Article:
James Holland on Chalke Valley History Festival
Ed: The Chalke History Festival is a much anticipated annual event that draws some stellar names, and this year is no exception. You’ll be able to listen to Max Hastings, Neil Ferguson, Tom Holland, Anthony Beevor, Professor Margaret MacMillan and Dan Snow.
Charlotte: And it’s in a beautiful part of the world. You can glamp or camp, and it promises to be a lot of fun. It’s also extremely popular with children and teenagers. Everyone who goes to it goes back year after year, and here to tell us all about it is the festival chair, James Holland.
Ed: You started on a very small scale 10 years ago, just to raise money for the local cricket club. Then it grew and grew – tell us the story of the last decade…
James: We built a new cricket ground 11 years ago, up in the valley. I said to James Heneage: ‘Why don’t we do an arts festival on that and see what happens?’ And he said, ‘Look, you’re a historian and I love history. Why don’t we do a history festival, because no one else is doing that?” And I said, ‘You know what? That is a really, really good idea.’ So we did that first one in 2011 and it went down well. The following year, we added living historians. And since about 2014 or so, we’ve been at more or less the same scale in terms of the number of events we do.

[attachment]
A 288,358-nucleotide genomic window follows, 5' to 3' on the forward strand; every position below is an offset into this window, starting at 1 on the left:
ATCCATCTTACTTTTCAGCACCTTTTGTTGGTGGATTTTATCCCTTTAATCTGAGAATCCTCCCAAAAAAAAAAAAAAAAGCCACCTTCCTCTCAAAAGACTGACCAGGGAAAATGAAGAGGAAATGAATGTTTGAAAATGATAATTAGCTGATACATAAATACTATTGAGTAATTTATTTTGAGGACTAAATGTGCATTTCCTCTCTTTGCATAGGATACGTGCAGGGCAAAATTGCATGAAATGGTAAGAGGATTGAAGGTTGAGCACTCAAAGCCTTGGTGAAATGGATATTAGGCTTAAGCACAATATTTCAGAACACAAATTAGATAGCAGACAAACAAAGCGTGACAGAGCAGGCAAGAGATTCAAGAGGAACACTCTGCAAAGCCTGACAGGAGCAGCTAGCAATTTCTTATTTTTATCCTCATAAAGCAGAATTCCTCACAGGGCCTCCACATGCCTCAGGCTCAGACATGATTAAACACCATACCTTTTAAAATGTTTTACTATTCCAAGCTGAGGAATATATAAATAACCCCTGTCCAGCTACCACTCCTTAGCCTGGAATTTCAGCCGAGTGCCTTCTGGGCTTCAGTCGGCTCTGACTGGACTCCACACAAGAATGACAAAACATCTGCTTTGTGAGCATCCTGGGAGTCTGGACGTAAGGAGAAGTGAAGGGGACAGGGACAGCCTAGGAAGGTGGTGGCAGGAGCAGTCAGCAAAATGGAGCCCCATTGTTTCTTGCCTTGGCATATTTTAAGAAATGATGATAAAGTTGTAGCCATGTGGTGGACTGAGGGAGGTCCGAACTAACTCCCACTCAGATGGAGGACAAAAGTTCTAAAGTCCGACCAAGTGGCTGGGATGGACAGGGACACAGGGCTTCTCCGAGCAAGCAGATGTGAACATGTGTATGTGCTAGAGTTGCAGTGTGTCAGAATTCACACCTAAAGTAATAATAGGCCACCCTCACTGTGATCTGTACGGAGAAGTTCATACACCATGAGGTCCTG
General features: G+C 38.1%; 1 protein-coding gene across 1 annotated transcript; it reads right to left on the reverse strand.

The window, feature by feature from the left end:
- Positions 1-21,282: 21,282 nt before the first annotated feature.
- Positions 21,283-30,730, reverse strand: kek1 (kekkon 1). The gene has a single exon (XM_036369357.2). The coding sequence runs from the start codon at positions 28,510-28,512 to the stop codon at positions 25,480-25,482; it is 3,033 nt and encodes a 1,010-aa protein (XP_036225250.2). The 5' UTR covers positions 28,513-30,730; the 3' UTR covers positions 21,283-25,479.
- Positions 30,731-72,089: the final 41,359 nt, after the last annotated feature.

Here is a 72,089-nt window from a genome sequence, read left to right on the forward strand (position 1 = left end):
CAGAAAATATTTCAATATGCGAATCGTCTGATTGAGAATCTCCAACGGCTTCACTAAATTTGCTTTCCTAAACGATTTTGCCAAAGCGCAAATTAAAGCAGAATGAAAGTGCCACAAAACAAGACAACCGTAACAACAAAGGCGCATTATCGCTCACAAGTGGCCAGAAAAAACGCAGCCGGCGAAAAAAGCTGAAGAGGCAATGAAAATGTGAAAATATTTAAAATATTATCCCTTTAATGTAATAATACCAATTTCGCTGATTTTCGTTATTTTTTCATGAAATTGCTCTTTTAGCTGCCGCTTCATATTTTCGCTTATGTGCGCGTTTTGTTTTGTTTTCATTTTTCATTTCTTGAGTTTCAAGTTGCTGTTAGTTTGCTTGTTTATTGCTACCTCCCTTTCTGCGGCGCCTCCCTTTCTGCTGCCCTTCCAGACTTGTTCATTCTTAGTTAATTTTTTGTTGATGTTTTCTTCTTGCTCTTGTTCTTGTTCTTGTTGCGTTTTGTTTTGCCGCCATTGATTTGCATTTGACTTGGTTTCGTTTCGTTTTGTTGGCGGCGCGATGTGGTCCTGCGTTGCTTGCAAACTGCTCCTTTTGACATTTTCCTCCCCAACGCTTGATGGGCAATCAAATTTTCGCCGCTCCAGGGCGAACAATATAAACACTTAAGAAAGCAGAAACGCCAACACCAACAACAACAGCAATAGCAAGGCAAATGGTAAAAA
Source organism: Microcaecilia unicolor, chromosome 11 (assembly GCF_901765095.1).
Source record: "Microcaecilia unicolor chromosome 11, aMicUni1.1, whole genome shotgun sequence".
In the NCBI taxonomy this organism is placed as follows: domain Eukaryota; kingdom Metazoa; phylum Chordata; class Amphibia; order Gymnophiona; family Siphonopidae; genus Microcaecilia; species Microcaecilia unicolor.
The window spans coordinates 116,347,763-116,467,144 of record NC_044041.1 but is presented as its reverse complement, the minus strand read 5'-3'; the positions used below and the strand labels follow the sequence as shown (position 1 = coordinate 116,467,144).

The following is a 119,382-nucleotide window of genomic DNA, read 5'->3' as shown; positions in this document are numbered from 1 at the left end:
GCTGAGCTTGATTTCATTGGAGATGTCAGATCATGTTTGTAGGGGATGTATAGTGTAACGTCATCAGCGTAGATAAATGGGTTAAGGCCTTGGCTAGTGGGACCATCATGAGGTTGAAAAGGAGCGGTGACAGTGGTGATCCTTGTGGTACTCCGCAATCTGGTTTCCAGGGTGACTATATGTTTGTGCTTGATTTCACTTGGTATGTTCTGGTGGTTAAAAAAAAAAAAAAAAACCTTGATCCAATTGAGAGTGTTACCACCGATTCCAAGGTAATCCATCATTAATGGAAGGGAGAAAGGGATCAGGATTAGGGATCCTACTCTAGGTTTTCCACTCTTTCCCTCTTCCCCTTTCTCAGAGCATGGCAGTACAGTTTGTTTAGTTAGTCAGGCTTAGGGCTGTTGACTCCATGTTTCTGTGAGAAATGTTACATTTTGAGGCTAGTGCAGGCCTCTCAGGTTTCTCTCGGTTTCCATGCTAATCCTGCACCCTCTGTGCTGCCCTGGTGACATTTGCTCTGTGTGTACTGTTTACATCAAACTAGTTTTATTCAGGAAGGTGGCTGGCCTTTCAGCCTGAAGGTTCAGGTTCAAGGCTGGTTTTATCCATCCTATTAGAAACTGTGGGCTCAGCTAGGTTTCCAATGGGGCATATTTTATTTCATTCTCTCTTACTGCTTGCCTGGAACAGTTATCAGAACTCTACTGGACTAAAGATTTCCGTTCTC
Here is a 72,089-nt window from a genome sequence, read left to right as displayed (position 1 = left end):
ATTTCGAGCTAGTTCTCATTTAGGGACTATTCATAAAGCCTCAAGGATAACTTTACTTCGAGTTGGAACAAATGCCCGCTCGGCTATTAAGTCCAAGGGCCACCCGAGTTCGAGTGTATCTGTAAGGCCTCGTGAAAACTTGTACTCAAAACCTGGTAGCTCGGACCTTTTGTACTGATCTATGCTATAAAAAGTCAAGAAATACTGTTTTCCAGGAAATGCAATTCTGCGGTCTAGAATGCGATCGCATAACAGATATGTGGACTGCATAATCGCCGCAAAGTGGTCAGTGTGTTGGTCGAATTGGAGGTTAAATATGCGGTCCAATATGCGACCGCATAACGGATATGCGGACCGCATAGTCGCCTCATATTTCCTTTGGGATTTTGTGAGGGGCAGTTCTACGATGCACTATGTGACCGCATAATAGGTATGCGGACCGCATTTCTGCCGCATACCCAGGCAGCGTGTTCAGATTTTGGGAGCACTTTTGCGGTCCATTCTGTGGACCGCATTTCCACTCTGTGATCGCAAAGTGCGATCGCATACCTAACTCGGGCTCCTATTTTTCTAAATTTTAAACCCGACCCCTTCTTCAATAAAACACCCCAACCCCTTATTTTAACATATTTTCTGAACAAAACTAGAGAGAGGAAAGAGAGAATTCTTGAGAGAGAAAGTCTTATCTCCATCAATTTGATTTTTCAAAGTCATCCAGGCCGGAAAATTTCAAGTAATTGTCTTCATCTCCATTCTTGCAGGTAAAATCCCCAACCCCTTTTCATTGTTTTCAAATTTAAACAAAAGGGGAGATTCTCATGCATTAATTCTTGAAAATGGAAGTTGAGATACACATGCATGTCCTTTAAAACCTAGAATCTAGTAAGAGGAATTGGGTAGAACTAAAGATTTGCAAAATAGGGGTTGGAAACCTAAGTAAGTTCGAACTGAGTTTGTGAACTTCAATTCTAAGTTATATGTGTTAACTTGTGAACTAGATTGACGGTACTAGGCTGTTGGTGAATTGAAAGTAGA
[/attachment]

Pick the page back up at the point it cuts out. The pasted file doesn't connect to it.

Charlotte: It’s held in such huge affection by people. There’s a lovely quote by Ian Hislop. He says, ‘This festival is entertaining, informative, and thought provoking, and that’s just the audience.’
Ed: So, presumably we’re all on tenterhooks. We’re recording this before the great Boris announcement. If he extends lockdown, can you pivot to digital quite quickly?
James: We’ve not been assuming at all that we’re going to be in stage four. So the whole festival is geared up for the existing restrictions, which enables us to have 4,000 people on site at one time, which is half what we’d normally expect to get on a Saturday of the festival, but it means we can still have it.
Charlotte: What on earth is a course in 19th century body snatching?
James: I’m really intrigued about this. I think the macabre is quite fun. Quite often, you’d have people going to funerals and pretending to be relatives, and what they’d be doing is watching where the grave was and seeing what goes in with the coffin and all that stuff. And they’d be pulling them out again within 48 hours, and then sending them off for medical research. I’m not quite sure how they’re going to do it, but I have seen the corpse.
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